More Thoughts on Avatar

So many conflicting views on this movie.  I loved the movie, as I mentioned briefly in January 11’s post.

By now, you know that Avatar won a Golden Globe for Best Picture.  The effects are unreal (as in deliciously excellent), and although the story is predictable and clichéd, it works somehow (in my humble opinion).  I was disturbed by David Brooks’ article in The New York Times–“Messiah Complex”–because I know he’s right.  The movie is a white-man-saves-the-natives kind of story.

But is that a bad thing, necessarily?  Certainly, the movie is full of other positive messages.  [I’m limited here, in talking about it, because I don’t want to give anything away for those who haven’t seen it.]

Other movies that do the same thing–Dances with Wolves; Pocahontas, which I just watched with Liliana this past Wednesday afternoon; Blind Side, where a white woman rescues a black man.  Are we sending all the wrong messages?

Should the situations have been reversed, just to make a point?  [Granted, Blind Side is based on a true story, so that couldn’t have been told any other way.]

Then I read Steve Bell’s piece, focusing on the I See You part of the movie, and I thought, you know, I loved that part of the movie.  To be seen, to be understood, to be heard is the deepest wish of everyone I know (although I’m not sure all people would be self-aware enough to say so).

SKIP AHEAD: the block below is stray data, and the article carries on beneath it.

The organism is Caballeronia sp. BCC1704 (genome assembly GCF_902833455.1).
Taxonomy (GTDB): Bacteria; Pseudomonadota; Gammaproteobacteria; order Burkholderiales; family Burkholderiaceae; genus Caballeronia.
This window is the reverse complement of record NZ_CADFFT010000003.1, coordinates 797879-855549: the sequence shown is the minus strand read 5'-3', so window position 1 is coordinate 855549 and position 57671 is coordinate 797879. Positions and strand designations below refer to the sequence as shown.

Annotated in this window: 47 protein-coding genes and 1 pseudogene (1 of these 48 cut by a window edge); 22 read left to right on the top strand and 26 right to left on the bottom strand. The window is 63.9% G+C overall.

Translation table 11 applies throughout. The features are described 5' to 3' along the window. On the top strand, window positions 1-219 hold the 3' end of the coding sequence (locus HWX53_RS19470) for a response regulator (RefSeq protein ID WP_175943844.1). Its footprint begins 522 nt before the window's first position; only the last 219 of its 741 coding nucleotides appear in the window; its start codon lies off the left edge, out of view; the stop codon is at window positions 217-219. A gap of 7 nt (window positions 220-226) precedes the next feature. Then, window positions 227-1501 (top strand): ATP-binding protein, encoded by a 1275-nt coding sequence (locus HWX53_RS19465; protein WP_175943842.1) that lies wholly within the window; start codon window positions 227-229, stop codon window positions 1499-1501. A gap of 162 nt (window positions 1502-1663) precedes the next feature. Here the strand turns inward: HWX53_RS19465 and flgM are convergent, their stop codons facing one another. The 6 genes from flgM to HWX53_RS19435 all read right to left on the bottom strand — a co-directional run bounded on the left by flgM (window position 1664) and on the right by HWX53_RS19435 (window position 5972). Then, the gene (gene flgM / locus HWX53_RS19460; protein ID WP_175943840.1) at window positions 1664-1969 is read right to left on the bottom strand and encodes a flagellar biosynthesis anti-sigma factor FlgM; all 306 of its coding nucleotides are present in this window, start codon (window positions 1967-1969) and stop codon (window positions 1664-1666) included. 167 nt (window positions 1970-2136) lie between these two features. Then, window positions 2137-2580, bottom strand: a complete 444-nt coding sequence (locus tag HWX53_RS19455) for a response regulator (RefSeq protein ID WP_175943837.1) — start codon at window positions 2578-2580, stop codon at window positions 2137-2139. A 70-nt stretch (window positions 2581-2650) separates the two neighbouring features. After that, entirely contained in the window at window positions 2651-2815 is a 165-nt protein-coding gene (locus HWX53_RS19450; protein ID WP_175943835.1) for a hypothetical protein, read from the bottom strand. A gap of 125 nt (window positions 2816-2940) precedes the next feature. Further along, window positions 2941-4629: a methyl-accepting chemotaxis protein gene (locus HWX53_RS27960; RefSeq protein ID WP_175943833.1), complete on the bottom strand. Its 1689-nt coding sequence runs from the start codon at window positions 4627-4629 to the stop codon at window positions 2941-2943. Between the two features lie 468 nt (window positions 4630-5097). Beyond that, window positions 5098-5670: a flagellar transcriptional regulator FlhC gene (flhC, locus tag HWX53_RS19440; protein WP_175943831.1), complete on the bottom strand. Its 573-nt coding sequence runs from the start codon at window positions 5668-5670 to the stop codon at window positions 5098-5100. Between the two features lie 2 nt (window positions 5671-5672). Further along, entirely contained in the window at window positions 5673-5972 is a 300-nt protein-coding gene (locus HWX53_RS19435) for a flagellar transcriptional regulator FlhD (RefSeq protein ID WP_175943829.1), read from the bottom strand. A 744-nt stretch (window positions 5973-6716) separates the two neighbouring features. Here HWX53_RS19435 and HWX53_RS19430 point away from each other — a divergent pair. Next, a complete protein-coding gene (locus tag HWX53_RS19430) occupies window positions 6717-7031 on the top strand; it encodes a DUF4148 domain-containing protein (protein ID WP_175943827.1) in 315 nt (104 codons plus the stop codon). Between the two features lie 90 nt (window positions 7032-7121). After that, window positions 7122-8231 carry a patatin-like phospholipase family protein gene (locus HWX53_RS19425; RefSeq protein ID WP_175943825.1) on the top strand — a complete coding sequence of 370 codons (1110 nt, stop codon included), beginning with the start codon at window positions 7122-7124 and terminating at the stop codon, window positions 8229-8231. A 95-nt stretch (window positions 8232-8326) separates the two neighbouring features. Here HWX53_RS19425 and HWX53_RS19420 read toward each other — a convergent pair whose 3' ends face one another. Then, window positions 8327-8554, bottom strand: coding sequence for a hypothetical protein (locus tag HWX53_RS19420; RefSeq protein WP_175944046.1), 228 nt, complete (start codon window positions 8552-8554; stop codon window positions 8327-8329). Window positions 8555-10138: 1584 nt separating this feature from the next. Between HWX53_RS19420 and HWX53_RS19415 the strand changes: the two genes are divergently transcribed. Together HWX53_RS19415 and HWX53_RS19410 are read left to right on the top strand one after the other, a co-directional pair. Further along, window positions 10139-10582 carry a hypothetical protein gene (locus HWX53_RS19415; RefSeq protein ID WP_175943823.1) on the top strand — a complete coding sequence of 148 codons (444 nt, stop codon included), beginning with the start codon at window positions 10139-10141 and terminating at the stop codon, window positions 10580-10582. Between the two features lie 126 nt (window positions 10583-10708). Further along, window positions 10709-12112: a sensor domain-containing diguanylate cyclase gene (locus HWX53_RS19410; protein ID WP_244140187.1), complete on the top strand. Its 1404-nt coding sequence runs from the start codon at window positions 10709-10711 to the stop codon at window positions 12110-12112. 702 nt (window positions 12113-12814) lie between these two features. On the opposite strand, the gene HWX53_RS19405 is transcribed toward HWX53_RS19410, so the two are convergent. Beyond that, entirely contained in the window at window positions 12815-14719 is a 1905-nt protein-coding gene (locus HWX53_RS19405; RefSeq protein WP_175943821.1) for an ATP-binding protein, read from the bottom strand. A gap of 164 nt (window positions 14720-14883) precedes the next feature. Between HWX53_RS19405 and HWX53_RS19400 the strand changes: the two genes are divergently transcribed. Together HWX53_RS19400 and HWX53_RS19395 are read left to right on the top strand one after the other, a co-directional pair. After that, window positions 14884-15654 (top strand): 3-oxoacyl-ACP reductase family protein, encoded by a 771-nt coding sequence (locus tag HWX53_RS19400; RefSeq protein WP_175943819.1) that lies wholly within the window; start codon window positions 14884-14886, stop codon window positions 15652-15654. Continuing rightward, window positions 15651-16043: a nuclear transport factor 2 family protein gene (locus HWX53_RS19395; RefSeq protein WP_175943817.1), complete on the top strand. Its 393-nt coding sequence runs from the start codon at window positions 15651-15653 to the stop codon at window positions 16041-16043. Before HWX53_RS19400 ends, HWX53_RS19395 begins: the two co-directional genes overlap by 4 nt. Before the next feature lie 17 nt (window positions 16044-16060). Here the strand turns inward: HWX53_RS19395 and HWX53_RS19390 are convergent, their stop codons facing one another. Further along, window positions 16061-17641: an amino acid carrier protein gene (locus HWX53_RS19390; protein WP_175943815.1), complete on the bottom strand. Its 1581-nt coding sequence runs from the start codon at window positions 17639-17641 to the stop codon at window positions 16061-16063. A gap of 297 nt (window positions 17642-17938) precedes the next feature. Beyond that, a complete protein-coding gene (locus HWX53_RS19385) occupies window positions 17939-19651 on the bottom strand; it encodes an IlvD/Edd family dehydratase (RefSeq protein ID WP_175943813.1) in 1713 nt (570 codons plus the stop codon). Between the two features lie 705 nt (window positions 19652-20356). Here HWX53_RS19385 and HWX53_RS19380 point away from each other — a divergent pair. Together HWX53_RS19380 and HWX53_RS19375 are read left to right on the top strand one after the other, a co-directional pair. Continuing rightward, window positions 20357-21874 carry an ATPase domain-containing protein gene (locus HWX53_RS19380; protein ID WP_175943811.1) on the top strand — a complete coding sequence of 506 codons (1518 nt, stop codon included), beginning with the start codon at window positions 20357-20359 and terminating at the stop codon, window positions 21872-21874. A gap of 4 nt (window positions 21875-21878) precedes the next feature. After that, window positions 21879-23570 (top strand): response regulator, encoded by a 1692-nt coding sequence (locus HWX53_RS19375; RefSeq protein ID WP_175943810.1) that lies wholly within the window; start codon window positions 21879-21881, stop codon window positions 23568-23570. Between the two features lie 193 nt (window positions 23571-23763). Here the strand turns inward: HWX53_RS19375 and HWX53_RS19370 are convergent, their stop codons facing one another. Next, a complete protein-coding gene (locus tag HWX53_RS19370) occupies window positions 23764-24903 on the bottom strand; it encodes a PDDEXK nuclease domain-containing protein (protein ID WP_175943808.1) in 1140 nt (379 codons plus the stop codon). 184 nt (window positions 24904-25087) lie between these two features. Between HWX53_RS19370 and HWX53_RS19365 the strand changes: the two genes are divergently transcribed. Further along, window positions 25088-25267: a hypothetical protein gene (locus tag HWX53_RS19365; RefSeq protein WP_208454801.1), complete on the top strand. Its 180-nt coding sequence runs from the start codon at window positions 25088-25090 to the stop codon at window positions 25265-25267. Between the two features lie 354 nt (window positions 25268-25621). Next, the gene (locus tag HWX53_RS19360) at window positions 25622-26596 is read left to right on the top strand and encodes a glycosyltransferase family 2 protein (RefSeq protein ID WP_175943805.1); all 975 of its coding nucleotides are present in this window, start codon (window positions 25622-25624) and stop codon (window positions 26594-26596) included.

So.  I’ll say it again.  I’m of the liking-it-very-much camp (when it comes to critiquing Avatar).  I think the movie, despite all the controversy around it, tells an important story–that of protecting others, of treating them with respect, and of an ability to learn new things.  Just because we don’t immediately understand something doesn’t mean we destroy it…or that it doesn’t have intrinsic worth.

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The quote I live by

Have patience with everything that remains unsolved in your heart. Try to love the questions themselves, like locked rooms and like books written in a foreign language. Do not now look for the answers. They cannot now be given to you because you could not live them. It is a question of experiencing everything. At present you need to live the question. Perhaps you will gradually, without even noticing it, find yourself experiencing the answer, some distant day.
--Rainer Maria Rilke in Letters to a Young Poet

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